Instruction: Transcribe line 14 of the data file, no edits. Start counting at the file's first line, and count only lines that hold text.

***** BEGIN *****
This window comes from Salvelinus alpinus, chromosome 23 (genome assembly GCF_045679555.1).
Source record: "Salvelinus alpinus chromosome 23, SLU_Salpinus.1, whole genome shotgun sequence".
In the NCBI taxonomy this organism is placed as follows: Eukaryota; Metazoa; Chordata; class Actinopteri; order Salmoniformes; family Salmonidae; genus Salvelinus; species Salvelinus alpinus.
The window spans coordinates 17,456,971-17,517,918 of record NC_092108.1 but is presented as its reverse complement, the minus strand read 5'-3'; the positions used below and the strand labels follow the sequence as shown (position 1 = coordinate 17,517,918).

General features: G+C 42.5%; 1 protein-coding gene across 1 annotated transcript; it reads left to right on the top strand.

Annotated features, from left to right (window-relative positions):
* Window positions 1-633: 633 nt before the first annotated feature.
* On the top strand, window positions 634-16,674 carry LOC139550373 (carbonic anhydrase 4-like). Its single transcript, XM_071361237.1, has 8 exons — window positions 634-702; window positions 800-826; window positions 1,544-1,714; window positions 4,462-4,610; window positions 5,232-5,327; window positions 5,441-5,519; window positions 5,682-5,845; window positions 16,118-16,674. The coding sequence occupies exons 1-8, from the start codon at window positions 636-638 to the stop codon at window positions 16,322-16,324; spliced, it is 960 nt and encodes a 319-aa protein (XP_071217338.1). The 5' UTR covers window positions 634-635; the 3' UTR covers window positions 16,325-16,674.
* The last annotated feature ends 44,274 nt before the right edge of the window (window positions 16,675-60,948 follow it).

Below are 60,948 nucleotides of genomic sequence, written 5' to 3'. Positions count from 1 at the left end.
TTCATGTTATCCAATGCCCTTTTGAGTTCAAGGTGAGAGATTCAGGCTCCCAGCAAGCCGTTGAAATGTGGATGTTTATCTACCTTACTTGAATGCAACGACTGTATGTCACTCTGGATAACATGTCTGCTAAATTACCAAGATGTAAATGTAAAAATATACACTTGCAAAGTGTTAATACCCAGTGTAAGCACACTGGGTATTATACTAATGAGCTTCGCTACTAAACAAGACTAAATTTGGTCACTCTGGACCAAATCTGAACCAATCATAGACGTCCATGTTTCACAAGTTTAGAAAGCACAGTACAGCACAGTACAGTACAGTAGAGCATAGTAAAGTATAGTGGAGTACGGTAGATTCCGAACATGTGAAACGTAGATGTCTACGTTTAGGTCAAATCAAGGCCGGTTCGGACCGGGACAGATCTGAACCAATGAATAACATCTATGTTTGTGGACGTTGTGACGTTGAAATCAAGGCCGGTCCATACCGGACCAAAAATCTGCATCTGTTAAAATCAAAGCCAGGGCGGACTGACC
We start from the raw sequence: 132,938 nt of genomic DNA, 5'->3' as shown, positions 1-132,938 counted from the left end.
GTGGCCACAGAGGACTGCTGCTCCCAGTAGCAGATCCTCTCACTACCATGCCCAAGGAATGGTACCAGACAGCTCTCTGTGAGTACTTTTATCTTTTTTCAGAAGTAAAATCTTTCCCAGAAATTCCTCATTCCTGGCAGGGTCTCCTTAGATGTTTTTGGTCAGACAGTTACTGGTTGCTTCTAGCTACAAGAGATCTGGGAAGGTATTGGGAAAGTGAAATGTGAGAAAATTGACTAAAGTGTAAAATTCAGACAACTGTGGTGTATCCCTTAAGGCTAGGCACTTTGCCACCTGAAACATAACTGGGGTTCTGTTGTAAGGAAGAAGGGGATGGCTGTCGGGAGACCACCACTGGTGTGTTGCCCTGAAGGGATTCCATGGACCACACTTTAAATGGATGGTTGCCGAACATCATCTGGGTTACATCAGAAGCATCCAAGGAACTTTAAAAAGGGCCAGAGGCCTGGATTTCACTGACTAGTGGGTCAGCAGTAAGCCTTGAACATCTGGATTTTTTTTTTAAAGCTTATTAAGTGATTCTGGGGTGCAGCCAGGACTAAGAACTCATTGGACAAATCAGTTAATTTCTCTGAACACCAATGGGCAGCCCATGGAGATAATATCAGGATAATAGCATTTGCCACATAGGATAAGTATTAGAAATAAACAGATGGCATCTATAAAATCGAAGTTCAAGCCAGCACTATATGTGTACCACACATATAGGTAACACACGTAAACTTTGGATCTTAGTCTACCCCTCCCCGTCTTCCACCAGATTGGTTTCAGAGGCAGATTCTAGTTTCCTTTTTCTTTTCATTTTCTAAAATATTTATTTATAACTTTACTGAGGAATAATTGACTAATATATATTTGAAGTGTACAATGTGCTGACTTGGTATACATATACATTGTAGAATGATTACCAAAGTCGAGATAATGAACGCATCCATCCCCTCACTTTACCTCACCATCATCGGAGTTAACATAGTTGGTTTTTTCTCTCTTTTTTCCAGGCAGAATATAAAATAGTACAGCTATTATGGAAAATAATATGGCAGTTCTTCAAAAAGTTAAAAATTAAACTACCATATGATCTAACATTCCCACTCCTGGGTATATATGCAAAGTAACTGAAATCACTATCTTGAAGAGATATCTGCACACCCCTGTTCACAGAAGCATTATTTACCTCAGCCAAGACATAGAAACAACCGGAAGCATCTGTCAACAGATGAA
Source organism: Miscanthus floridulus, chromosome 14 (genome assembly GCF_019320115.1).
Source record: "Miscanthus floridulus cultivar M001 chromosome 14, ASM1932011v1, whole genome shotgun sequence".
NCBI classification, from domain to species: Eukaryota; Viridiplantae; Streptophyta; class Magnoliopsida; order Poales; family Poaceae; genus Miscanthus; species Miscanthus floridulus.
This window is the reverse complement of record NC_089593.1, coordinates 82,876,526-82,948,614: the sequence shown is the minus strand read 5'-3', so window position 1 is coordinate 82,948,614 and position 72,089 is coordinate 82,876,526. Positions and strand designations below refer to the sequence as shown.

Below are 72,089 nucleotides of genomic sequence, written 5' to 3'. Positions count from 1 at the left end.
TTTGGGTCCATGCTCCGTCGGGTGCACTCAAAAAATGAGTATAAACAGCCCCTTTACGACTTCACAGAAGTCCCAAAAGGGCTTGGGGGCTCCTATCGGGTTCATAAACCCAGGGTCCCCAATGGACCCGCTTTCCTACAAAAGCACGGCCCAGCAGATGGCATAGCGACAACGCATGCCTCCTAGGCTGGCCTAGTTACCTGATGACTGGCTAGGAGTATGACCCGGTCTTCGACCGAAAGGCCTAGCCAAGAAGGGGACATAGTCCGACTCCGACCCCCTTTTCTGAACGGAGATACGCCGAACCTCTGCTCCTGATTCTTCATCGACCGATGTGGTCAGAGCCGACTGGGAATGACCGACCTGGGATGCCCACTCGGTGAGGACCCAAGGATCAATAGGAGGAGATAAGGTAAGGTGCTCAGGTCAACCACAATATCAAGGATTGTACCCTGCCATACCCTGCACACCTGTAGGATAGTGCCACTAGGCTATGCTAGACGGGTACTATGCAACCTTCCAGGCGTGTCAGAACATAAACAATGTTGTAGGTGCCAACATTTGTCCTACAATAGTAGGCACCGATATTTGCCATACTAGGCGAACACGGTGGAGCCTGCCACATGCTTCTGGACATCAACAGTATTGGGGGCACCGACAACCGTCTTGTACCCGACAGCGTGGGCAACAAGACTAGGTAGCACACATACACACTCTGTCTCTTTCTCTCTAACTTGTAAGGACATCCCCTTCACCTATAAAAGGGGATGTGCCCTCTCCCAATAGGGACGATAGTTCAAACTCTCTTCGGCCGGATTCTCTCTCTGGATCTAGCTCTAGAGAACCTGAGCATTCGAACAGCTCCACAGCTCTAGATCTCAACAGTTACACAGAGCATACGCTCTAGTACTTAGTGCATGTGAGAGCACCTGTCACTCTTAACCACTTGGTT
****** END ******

Source organism: Miscanthus floridulus, chromosome 14 (genome assembly GCF_019320115.1).